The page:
Irish Rail and Dublin Bus staff may join Bus Éireann strike

Source says industrial unrest could spill over into other transport firms next week

Bus Éireann workers picket outside Busáras in Dublin earlier this week. Photograph: Dara Mac Dónaill/The Irish Times

Bus Éireann workers picket outside Busáras in Dublin earlier this week. Photograph: Dara Mac Dónaill/The Irish Times

 

The ongoing industrial action at Bus Éireann could spill over into Dublin Bus and Irish Rail next week if there is no resolution to the dispute in the meantime, a source close to the strike has said.

It is now a week since 2,600 workers at the bus company went out on all-out strike.

The action is costing the company about €500,000 a day in lost fares and fines, some of which is offset by unpaid wages, and is affecting an estimated 100,000 transport users.

The dispute centres on efforts by Bus Éireann to introduce new cost-saving efficiency measures and work practice changes without agreement in an effort to improve the company’s finances.

It has been suggested the unrest could spread to other transport companies as a show of support among union members. A well-placed source said: “That is going to come; it’s a matter of when.”

It is understood any such “wildcat” action by workers at Bus Éireann’s sister companies Dublin Bus or Irish Rail would be limited in duration

Irish Rail and Dublin Bus yesterday said they had received no indication of any such intention on the part of their staff.

National Bus and Rail Union (NBRU) general secretary Dermot O’Leary said “the palpable anger” among Bus Éireann workers was making it “extremely difficult . . . to [prevent] contagion across the entire public transport sector”.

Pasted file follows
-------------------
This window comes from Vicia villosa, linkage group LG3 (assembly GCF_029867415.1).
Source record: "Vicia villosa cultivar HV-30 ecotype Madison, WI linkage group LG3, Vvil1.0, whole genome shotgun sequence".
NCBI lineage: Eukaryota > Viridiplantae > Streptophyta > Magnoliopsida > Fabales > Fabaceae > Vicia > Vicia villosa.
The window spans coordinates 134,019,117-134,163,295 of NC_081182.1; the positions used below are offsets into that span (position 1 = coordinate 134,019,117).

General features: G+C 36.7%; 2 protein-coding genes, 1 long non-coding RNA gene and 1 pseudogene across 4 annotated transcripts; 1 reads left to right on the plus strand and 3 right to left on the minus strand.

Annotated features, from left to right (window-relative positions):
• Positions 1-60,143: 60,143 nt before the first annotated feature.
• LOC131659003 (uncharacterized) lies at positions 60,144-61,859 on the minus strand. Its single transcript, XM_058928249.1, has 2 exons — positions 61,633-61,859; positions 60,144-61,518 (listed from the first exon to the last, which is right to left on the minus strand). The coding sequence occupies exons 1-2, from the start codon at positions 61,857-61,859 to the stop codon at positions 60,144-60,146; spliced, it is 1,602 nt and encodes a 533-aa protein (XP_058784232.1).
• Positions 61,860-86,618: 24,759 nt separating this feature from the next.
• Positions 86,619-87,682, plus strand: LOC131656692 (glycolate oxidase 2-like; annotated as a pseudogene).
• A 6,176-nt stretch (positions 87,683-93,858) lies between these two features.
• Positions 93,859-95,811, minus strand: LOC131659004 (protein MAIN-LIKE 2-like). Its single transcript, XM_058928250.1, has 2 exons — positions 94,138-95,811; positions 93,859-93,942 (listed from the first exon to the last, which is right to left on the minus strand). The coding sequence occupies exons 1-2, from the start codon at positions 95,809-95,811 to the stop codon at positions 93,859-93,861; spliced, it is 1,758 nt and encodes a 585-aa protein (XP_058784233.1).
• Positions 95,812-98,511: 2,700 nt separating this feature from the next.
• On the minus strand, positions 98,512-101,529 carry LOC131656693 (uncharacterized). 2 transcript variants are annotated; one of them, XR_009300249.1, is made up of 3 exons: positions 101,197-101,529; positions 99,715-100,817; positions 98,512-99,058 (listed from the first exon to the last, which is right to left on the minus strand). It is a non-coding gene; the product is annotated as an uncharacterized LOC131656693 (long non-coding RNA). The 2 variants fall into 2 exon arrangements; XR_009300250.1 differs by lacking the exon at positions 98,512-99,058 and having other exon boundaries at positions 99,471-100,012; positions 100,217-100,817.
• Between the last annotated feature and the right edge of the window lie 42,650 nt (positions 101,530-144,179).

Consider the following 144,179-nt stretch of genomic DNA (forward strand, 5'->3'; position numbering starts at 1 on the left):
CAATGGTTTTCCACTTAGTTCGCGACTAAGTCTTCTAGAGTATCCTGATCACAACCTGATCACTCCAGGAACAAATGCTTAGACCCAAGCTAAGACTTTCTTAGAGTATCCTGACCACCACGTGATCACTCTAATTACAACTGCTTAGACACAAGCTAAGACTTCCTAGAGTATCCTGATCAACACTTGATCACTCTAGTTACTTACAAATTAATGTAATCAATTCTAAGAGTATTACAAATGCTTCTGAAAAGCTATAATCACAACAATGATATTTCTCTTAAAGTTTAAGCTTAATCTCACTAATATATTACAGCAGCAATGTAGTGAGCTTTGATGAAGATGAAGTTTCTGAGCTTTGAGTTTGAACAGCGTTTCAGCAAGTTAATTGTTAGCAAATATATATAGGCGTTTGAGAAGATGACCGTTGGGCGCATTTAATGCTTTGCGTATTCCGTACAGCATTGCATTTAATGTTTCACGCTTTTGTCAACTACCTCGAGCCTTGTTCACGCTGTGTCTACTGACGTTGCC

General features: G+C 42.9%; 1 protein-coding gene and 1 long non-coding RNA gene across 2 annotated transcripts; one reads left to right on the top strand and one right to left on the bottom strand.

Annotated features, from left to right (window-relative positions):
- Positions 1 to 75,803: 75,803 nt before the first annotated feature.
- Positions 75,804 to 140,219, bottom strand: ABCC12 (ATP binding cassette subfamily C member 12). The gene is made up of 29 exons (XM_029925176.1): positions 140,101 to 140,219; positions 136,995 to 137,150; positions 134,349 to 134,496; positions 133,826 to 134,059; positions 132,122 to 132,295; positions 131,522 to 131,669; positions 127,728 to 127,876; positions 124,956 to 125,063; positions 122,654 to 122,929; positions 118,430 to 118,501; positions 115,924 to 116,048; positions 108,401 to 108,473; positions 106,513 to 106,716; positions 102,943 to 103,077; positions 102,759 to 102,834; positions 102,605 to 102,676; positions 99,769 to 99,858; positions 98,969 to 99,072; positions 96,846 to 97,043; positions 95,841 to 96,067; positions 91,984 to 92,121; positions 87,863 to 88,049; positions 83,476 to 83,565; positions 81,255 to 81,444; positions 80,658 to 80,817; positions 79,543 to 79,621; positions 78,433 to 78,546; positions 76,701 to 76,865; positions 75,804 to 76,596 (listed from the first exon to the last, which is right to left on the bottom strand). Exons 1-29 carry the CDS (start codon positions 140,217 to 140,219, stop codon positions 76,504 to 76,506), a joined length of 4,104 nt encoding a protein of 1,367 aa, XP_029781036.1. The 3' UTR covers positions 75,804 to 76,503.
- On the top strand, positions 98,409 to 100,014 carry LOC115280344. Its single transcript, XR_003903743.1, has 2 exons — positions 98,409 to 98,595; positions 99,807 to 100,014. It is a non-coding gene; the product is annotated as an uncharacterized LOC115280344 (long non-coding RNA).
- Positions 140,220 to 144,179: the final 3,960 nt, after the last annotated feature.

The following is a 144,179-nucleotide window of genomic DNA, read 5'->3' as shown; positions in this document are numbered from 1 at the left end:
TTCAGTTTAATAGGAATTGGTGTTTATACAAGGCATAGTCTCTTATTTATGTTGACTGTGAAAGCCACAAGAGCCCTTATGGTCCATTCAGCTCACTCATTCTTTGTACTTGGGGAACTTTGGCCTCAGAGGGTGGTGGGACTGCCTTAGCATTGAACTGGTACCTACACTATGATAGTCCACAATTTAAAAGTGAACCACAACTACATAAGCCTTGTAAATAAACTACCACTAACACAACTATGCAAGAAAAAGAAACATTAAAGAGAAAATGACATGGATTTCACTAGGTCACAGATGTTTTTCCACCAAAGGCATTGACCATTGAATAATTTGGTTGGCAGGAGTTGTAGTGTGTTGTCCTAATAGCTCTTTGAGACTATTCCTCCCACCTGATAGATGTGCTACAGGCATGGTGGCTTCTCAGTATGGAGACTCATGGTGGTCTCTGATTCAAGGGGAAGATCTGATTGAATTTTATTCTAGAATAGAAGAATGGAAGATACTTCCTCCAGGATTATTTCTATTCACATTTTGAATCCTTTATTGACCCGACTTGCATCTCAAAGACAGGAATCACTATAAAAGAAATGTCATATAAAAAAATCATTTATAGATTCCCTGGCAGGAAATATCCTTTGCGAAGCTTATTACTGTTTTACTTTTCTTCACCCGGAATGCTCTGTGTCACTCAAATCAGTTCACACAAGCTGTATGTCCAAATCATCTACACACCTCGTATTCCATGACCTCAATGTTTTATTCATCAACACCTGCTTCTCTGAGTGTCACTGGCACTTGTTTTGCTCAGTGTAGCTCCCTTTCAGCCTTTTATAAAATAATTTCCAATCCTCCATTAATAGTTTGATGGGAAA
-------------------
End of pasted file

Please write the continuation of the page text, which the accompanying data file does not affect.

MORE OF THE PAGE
He said Minister for Transport Shane Ross, the Government, CIÉ and Bus Éireann management had a limited window of opportunity in which to resolve this dispute “before the control we have been able to exercise will inevitably evaporate”.

‘Increasingly clear’

In a statement, Mr O’Leary said: “It is becoming increasingly clear that the continuous build-up of frustration and pressure among our members is reaching volcanic proportions and may, despite our urgings to the contrary, erupt into the mother of all public transport disputes.”

In the Dáil, Sinn Féin deputy leader Mary Lou McDonald accused Mr Ross of “sabotaging the transport network” by refusing to intervene in the dispute.

Minister for Education Richard Bruton rejected her accusations and claimed instead that the Sinn Féin approach “would lead to more industrial disputes and result in the taxpayer funding every strike”.

Mr Ross on Wednesday told the Oireachtas Joint Committee on Transport, Tourism and Sport he was “not a mediator” and would not be “dictating” to the company or the unions on internal issues.

There was some disruption to trains on the first day of the strike with picketing in Tralee, Limerick, Galway, Sligo, Waterford and Rosslare but there is no sign of this being repeated.

National Transport Authority fines for a lack of services are expected to be about €125,000 for each weekday and €75,000 for Saturdays and Sundays.

About 110,000 passengers a day are thought to be without transport.

Bus Éireann yesterday said it was “prepared to re-enter time limited talks in relation to efficiencies and work practice changes”.

“The company is heading towards insolvency, and without these, we cannot achieve a viable and sustainable future,” it said.

The Department of Transport did not immediately respond to queries regarding Mr Ross’ position in the event of staff at Dublin Bus and Irish Rail becoming involved in the dispute.